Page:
Howard Hughes was this visionary who was obsessed with speed and flying like a god… I loved his idea of what filmmaking was. —Martin Scorsese
[one_half padding=”4px 10px 0 4px”]I have no idea what I’m doing. This week will either be delightfully interesting or a catastrophic disappointment. We are delving into an area about which I admit knowing very little but one which, it would seem, is necessary if one is to stay up to date with how best to present oneself as a photographer. Okay, up to date may not be the best term. Jumping the gun is probably more appropriate. Most people are still just fine posting still pictures. No one has told me that I need to change. No photographers of note have started doing anything differently than they always have. I’m responding to what I see as some “handwriting on the wall,” as it were, warning that we need to up our game if we are going to stay relevant.
What I’m responding to are changes in how material is viewed, and how often it is viewed, in social media. Whether one likes social media or not, and there are plenty of reasons to hate it, we cannot escape the fact that it is a dominant part of society, taking over the space that was once exclusive to newspapers and television. The good news is that, unlike newspapers and television, we can participate without it costing an arm and a leg. The challenge is that we cannot be successful with the same techniques we’ve been using since we first discovered the Internet.
We’ve known for quite some time that actually getting your pictures in front of the people on your friends list, or the people who have liked your professional page, is difficult. Facebook is continually revising their algorithms and other resources such as Twitter, Instagram, and Tumblr change what gets preference in being seen. Where once that preference leaned strongly toward photographs, it now tilts even more strongly toward video. In some instances, video is three to four times more likely be seen than a photograph without paying for additional promotion, something most of us are reticent to do. So, we need to find a way to create video without succumbing to actually changing the photographs we take.[/one_half]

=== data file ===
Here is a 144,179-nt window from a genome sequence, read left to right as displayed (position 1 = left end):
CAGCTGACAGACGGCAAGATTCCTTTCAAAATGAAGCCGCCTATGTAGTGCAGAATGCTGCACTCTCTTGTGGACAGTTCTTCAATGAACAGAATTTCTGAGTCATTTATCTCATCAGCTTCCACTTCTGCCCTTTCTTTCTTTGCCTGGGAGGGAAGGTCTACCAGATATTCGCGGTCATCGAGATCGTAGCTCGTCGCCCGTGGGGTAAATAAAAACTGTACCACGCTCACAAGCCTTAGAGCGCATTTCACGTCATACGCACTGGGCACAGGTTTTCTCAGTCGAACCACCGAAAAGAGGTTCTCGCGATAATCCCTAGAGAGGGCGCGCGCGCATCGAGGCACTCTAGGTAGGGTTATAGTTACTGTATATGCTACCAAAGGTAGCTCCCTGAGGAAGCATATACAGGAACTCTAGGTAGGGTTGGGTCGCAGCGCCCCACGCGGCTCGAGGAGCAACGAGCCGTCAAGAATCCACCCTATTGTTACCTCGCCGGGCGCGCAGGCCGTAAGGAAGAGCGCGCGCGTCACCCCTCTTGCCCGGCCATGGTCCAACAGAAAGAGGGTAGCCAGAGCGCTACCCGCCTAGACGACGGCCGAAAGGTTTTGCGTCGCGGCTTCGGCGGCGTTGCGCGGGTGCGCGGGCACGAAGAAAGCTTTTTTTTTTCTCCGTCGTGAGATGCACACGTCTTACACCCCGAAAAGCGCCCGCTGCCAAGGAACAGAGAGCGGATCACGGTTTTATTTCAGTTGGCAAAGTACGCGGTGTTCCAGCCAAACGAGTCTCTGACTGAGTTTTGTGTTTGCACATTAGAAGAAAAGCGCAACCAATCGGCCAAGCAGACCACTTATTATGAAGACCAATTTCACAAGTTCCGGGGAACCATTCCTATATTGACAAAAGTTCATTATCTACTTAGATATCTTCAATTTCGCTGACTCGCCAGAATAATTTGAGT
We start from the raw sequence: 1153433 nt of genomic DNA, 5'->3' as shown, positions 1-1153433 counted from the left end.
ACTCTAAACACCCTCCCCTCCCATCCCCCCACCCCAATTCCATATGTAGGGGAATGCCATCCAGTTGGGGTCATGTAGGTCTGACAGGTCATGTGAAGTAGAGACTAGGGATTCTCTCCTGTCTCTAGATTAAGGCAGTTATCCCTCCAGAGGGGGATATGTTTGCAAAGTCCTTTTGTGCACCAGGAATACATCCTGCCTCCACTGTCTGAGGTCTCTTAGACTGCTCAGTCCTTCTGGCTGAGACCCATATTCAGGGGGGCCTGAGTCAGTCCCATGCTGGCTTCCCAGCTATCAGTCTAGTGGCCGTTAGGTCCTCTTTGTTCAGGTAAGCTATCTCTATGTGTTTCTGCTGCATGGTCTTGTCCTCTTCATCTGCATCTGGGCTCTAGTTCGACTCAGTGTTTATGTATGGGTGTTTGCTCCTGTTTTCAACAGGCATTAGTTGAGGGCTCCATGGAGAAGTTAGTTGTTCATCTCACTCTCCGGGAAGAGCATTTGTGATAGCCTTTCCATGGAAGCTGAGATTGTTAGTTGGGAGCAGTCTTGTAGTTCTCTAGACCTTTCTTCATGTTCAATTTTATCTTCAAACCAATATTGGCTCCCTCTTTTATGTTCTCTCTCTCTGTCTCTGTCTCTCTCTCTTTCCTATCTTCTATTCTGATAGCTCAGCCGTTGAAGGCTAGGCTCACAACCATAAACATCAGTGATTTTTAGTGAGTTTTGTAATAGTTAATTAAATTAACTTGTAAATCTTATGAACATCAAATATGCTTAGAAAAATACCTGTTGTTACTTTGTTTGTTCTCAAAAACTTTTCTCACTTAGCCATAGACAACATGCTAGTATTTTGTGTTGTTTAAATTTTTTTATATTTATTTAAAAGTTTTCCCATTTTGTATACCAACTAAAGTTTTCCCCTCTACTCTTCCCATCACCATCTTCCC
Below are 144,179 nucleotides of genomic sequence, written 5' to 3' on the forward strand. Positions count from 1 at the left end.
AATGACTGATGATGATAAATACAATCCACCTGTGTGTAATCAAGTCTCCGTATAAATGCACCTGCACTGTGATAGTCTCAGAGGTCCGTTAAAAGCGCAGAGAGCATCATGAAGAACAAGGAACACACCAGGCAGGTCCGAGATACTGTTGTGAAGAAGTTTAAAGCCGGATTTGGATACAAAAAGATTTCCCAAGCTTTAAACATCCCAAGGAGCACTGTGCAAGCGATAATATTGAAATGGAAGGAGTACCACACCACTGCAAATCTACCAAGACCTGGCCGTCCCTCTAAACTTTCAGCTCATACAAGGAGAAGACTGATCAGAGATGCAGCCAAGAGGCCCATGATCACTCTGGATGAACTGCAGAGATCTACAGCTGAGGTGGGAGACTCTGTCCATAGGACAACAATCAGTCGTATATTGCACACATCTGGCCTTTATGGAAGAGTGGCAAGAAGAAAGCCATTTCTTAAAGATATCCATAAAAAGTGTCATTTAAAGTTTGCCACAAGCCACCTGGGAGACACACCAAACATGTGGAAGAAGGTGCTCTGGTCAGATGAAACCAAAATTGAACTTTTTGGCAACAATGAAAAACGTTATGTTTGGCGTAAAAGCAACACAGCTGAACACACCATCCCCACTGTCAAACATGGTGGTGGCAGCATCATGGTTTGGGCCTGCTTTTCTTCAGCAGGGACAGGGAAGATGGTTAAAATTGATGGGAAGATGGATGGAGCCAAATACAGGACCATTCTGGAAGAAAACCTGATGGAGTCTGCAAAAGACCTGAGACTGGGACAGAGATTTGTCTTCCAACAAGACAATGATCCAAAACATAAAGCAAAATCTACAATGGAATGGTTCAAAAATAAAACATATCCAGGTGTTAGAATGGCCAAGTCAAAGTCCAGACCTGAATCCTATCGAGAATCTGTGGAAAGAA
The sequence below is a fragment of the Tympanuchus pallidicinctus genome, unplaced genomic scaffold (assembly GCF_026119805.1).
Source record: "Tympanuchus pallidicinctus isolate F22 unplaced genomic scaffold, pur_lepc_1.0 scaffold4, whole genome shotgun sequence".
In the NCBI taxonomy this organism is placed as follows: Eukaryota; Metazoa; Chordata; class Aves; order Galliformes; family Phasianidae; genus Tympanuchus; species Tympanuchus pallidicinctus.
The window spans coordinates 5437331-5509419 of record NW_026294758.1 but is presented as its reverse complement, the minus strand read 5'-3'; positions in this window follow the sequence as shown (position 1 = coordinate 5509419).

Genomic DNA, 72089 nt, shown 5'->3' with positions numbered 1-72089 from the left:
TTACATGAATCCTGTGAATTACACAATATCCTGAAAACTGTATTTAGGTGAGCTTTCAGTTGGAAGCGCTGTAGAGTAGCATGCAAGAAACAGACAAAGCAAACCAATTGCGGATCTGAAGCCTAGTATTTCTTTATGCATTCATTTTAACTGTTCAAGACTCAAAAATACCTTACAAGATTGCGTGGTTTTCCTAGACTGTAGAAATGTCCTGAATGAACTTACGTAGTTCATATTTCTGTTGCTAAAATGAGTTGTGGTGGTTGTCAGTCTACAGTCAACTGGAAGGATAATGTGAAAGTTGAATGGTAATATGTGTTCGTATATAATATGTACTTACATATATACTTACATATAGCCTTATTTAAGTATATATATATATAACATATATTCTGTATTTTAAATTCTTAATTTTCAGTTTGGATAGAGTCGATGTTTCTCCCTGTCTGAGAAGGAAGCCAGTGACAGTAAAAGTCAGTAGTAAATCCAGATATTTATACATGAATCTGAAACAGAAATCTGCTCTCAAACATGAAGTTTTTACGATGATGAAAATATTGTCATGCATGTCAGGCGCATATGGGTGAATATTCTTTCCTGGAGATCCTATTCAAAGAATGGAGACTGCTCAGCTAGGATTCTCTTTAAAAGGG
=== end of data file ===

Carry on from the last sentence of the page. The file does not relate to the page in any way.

[one_half_last padding=”4px 4px 0 10px”]Creating moving pictures from still photographs is nothing new. We’ve been able to stitch strings of still images together with simple video effects for several years. Videos in that format are extremely popular at weddings and family reunions. They have their place. But, when a photographer places a photograph on the Internet, it is primarily for promotional purposes and ten-minute-long videos of someone else’s family don’t quite make the cut for that purpose. We need something short, something distinct, and something eye-catching that convinces people to take some kind of action, such as visiting our web site’s booking page. Something that acts more like a commercial.
So, all this week we’re taking still images, just one picture per day, and turning it into a video of approximately 30 seconds (today’s is actually 32 seconds). We’re using Adobe® PremierePro™ for editing, and Media Encoder for rendering. We’re at least starting with the basic materials that come with each product, though I can’t promise we won’t look for other sources by midweek. We’re pulling music from Free Music Archive, and yes, music is important for projects like this. We kept titles minimal today, but that may change through the week as well.
Everything I just mentioned in that paragraph involved learning something new. This 32-second video took all day to produce. I’m really hoping I get better quickly. One of the first things I’ve learned is that planning is more necessary than ever. But then, sometimes one can’t plan if one doesn’t know first how to do something. Ultimately, the matter comes down to whether any of this is actually effective. Will more people see the video in social media? Will we see more traffic to our website? Do moving pictures actually help? That’s the purpose of the experiment. We will see.
The original photo is below because we still like images that don’t move.[/one_half_last]